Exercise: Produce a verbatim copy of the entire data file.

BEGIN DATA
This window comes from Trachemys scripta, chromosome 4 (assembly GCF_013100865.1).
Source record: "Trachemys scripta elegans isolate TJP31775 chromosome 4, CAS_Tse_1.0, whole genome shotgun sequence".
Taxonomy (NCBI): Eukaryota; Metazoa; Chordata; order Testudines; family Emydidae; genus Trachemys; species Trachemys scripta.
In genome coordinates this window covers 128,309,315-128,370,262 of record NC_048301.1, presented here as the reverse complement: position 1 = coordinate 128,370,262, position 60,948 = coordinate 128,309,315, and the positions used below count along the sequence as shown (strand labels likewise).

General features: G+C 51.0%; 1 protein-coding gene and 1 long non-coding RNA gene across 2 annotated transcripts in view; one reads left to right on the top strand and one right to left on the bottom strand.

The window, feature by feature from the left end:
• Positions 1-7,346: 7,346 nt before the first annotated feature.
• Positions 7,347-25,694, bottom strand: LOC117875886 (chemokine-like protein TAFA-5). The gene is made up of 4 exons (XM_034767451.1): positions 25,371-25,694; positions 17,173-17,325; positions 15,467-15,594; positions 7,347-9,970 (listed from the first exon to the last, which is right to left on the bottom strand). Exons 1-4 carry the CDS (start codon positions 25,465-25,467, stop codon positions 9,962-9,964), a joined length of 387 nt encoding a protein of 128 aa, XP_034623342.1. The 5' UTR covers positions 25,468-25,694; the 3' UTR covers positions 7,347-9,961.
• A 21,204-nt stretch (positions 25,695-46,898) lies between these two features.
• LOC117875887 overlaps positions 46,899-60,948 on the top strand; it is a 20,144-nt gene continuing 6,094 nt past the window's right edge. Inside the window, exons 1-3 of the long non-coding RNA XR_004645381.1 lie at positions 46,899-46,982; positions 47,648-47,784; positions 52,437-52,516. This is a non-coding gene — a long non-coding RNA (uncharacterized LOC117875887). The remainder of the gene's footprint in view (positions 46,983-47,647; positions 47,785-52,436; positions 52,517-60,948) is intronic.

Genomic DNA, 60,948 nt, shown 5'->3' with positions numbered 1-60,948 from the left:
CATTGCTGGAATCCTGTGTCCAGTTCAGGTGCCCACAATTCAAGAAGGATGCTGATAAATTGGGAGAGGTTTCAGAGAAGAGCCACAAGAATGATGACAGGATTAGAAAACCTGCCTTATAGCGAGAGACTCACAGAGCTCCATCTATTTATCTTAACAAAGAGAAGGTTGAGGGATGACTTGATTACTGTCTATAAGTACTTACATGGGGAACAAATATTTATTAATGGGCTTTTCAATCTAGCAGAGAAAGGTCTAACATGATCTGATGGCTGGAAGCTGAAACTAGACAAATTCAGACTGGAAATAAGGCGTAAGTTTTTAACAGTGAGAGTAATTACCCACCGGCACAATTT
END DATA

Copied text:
This window comes from Trachemys scripta, chromosome 4 (assembly GCF_013100865.1).
Source record: "Trachemys scripta elegans isolate TJP31775 chromosome 4, CAS_Tse_1.0, whole genome shotgun sequence".
Taxonomy (NCBI): Eukaryota; Metazoa; Chordata; order Testudines; family Emydidae; genus Trachemys; species Trachemys scripta.
In genome coordinates this window covers 128,309,315-128,370,262 of record NC_048301.1, presented here as the reverse complement: position 1 = coordinate 128,370,262, position 60,948 = coordinate 128,309,315, and the positions used below count along the sequence as shown (strand labels likewise).

General features: G+C 51.0%; 1 protein-coding gene and 1 long non-coding RNA gene across 2 annotated transcripts in view; one reads left to right on the top strand and one right to left on the bottom strand.

The window, feature by feature from the left end:
• Positions 1-7,346: 7,346 nt before the first annotated feature.
• Positions 7,347-25,694, bottom strand: LOC117875886 (chemokine-like protein TAFA-5). The gene is made up of 4 exons (XM_034767451.1): positions 25,371-25,694; positions 17,173-17,325; positions 15,467-15,594; positions 7,347-9,970 (listed from the first exon to the last, which is right to left on the bottom strand). Exons 1-4 carry the CDS (start codon positions 25,465-25,467, stop codon positions 9,962-9,964), a joined length of 387 nt encoding a protein of 128 aa, XP_034623342.1. The 5' UTR covers positions 25,468-25,694; the 3' UTR covers positions 7,347-9,961.
• A 21,204-nt stretch (positions 25,695-46,898) lies between these two features.
• LOC117875887 overlaps positions 46,899-60,948 on the top strand; it is a 20,144-nt gene continuing 6,094 nt past the window's right edge. Inside the window, exons 1-3 of the long non-coding RNA XR_004645381.1 lie at positions 46,899-46,982; positions 47,648-47,784; positions 52,437-52,516. This is a non-coding gene — a long non-coding RNA (uncharacterized LOC117875887). The remainder of the gene's footprint in view (positions 46,983-47,647; positions 47,785-52,436; positions 52,517-60,948) is intronic.

Genomic DNA, 60,948 nt, shown 5'->3' with positions numbered 1-60,948 from the left:
CATTGCTGGAATCCTGTGTCCAGTTCAGGTGCCCACAATTCAAGAAGGATGCTGATAAATTGGGAGAGGTTTCAGAGAAGAGCCACAAGAATGATGACAGGATTAGAAAACCTGCCTTATAGCGAGAGACTCACAGAGCTCCATCTATTTATCTTAACAAAGAGAAGGTTGAGGGATGACTTGATTACTGTCTATAAGTACTTACATGGGGAACAAATATTTATTAATGGGCTTTTCAATCTAGCAGAGAAAGGTCTAACATGATCTGATGGCTGGAAGCTGAAACTAGACAAATTCAGACTGGAAATAAGGCGTAAGTTTTTAACAGTGAGAGTAATTACCCACCGGCACAATTT